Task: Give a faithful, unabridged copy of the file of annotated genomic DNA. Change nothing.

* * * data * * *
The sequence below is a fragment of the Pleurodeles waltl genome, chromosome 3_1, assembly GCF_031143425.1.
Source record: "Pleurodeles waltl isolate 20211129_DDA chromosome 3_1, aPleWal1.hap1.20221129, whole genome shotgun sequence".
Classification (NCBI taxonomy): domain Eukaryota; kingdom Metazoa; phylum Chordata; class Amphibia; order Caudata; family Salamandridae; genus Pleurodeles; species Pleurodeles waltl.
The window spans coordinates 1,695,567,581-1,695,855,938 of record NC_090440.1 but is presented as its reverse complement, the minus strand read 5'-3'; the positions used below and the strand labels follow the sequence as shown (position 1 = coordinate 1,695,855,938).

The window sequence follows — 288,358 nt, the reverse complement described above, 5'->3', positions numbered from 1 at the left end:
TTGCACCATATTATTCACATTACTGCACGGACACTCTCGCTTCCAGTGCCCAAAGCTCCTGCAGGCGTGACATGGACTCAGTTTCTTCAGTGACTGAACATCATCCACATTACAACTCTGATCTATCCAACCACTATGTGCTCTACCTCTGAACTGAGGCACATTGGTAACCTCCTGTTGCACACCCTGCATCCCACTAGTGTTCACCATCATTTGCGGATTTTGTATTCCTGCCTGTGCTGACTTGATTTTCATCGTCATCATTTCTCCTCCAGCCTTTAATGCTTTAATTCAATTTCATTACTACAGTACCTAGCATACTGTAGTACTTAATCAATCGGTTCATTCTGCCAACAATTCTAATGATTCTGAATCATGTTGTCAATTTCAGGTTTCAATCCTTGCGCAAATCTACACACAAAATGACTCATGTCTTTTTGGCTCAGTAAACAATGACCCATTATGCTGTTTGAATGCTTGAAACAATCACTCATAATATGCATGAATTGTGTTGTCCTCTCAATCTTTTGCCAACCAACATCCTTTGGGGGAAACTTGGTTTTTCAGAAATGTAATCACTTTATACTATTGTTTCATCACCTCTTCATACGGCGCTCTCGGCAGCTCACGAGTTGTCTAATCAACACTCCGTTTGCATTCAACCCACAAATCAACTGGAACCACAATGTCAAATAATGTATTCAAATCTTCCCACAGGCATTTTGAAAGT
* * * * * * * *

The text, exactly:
The sequence below is a fragment of the Pleurodeles waltl genome, chromosome 3_1, assembly GCF_031143425.1.
Source record: "Pleurodeles waltl isolate 20211129_DDA chromosome 3_1, aPleWal1.hap1.20221129, whole genome shotgun sequence".
Classification (NCBI taxonomy): domain Eukaryota; kingdom Metazoa; phylum Chordata; class Amphibia; order Caudata; family Salamandridae; genus Pleurodeles; species Pleurodeles waltl.
The window spans coordinates 1,695,567,581-1,695,855,938 of record NC_090440.1 but is presented as its reverse complement, the minus strand read 5'-3'; the positions used below and the strand labels follow the sequence as shown (position 1 = coordinate 1,695,855,938).

The window sequence follows — 288,358 nt, the reverse complement described above, 5'->3', positions numbered from 1 at the left end:
TTGCACCATATTATTCACATTACTGCACGGACACTCTCGCTTCCAGTGCCCAAAGCTCCTGCAGGCGTGACATGGACTCAGTTTCTTCAGTGACTGAACATCATCCACATTACAACTCTGATCTATCCAACCACTATGTGCTCTACCTCTGAACTGAGGCACATTGGTAACCTCCTGTTGCACACCCTGCATCCCACTAGTGTTCACCATCATTTGCGGATTTTGTATTCCTGCCTGTGCTGACTTGATTTTCATCGTCATCATTTCTCCTCCAGCCTTTAATGCTTTAATTCAATTTCATTACTACAGTACCTAGCATACTGTAGTACTTAATCAATCGGTTCATTCTGCCAACAATTCTAATGATTCTGAATCATGTTGTCAATTTCAGGTTTCAATCCTTGCGCAAATCTACACACAAAATGACTCATGTCTTTTTGGCTCAGTAAACAATGACCCATTATGCTGTTTGAATGCTTGAAACAATCACTCATAATATGCATGAATTGTGTTGTCCTCTCAATCTTTTGCCAACCAACATCCTTTGGGGGAAACTTGGTTTTTCAGAAATGTAATCACTTTATACTATTGTTTCATCACCTCTTCATACGGCGCTCTCGGCAGCTCACGAGTTGTCTAATCAACACTCCGTTTGCATTCAACCCACAAATCAACTGGAACCACAATGTCAAATAATGTATTCAAATCTTCCCACAGGCATTTTGAAAGT